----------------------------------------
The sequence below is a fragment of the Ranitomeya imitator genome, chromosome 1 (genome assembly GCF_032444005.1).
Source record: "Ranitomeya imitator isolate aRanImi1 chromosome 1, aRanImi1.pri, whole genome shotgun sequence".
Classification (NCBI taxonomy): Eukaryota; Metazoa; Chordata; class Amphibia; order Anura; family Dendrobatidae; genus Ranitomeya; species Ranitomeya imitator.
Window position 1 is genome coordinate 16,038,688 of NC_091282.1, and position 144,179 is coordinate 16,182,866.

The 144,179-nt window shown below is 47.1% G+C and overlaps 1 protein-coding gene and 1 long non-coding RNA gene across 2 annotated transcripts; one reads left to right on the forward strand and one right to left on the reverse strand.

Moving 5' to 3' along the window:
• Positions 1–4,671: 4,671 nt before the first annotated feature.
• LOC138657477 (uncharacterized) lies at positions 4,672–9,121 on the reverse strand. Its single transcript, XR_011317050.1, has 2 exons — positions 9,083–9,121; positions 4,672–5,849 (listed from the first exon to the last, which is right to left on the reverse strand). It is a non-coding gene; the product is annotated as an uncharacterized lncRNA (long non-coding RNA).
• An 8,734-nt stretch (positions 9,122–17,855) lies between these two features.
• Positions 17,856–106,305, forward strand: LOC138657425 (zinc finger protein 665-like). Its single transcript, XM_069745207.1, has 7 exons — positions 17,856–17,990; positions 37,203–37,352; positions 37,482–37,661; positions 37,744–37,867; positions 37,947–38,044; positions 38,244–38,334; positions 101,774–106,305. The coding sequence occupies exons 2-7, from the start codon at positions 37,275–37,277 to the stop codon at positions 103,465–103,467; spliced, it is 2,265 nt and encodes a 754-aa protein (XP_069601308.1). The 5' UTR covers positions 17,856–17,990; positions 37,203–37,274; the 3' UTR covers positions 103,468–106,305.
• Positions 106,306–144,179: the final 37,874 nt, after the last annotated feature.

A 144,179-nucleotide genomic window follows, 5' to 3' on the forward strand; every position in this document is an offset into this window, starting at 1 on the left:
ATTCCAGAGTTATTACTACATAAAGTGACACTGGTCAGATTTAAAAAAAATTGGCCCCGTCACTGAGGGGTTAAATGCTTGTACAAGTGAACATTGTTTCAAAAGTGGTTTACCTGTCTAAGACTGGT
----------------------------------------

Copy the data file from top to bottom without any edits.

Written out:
The sequence below is a fragment of the Ranitomeya imitator genome, chromosome 1 (genome assembly GCF_032444005.1).
Source record: "Ranitomeya imitator isolate aRanImi1 chromosome 1, aRanImi1.pri, whole genome shotgun sequence".
Classification (NCBI taxonomy): Eukaryota; Metazoa; Chordata; class Amphibia; order Anura; family Dendrobatidae; genus Ranitomeya; species Ranitomeya imitator.
Window position 1 is genome coordinate 16,038,688 of NC_091282.1, and position 144,179 is coordinate 16,182,866.

The 144,179-nt window shown below is 47.1% G+C and overlaps 1 protein-coding gene and 1 long non-coding RNA gene across 2 annotated transcripts; one reads left to right on the forward strand and one right to left on the reverse strand.

Moving 5' to 3' along the window:
• Positions 1–4,671: 4,671 nt before the first annotated feature.
• LOC138657477 (uncharacterized) lies at positions 4,672–9,121 on the reverse strand. Its single transcript, XR_011317050.1, has 2 exons — positions 9,083–9,121; positions 4,672–5,849 (listed from the first exon to the last, which is right to left on the reverse strand). It is a non-coding gene; the product is annotated as an uncharacterized lncRNA (long non-coding RNA).
• An 8,734-nt stretch (positions 9,122–17,855) lies between these two features.
• Positions 17,856–106,305, forward strand: LOC138657425 (zinc finger protein 665-like). Its single transcript, XM_069745207.1, has 7 exons — positions 17,856–17,990; positions 37,203–37,352; positions 37,482–37,661; positions 37,744–37,867; positions 37,947–38,044; positions 38,244–38,334; positions 101,774–106,305. The coding sequence occupies exons 2-7, from the start codon at positions 37,275–37,277 to the stop codon at positions 103,465–103,467; spliced, it is 2,265 nt and encodes a 754-aa protein (XP_069601308.1). The 5' UTR covers positions 17,856–17,990; positions 37,203–37,274; the 3' UTR covers positions 103,468–106,305.
• Positions 106,306–144,179: the final 37,874 nt, after the last annotated feature.

A 144,179-nucleotide genomic window follows, 5' to 3' on the forward strand; every position in this document is an offset into this window, starting at 1 on the left:
ATTCCAGAGTTATTACTACATAAAGTGACACTGGTCAGATTTAAAAAAAATTGGCCCCGTCACTGAGGGGTTAAATGCTTGTACAAGTGAACATTGTTTCAAAAGTGGTTTACCTGTCTAAGACTGGT